The European Banking Authority called Wednesday upon banks to better take into account climate-related risks when setting their business goals and strategies.
The EBA, which is responsible for setting the rules for regulating and supervising banks in EU countries, issued a report on environmental, social and governance (ESG) risks.
ESG criteria are used to measure the impact and sustainability of companies and a growing number of investors are requiring commitments.
In its report, the EBA said both regulators and financial institutions need to explicitly take into consideration ESG risks.
‘The management of ESG risks by institutions, in addition to the incorporation of ESG risks in supervision should, in an initial stage, give particular prominence to climate-related and broader environmental risks,’ said the EBA.
It urged financial institutions to incorporate ESG risks when setting business strategies, and to extend the time horizon for strategic planning to 10 years and test the resilience of strategies to different scenarios.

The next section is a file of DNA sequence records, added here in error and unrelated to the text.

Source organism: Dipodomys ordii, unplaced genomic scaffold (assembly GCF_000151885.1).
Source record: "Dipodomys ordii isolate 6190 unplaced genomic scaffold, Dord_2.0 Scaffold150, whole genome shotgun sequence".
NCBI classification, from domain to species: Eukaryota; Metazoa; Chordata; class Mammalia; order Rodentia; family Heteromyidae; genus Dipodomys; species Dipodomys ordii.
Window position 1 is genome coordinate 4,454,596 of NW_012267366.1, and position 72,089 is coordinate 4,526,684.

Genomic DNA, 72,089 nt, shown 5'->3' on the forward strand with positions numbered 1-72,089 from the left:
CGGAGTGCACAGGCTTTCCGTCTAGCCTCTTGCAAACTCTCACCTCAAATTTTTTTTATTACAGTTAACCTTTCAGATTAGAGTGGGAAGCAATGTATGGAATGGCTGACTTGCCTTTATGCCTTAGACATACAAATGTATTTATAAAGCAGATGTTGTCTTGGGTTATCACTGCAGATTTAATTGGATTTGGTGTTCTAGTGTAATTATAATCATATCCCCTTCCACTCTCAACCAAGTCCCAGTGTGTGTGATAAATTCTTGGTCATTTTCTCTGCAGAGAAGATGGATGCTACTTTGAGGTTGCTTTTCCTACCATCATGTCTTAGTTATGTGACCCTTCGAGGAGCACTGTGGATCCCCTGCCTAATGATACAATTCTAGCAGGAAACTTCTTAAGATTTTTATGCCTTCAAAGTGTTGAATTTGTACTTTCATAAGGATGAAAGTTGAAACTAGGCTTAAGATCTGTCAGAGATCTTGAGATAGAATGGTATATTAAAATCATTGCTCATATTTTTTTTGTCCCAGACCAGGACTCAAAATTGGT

The EBA also urged banks to set and disclose their ESG risk-related strategic objectives, including any related performance indicators.
The authority called on banking regulators in EU countries to look at ESG risks when they assess the business models of banks, and urged them to extend the time horizon for review to 10 years.
The EBA carries out annual ‘stress tests’ of European banks to evaluate whether they would be able to withstand adverse events.
Last month it released the results of a pilot review of the climate risks of banks, which found the need for a harmonised approach and common metrics to address and mitigate potential disruptive impacts upon lenders from environmental risks.
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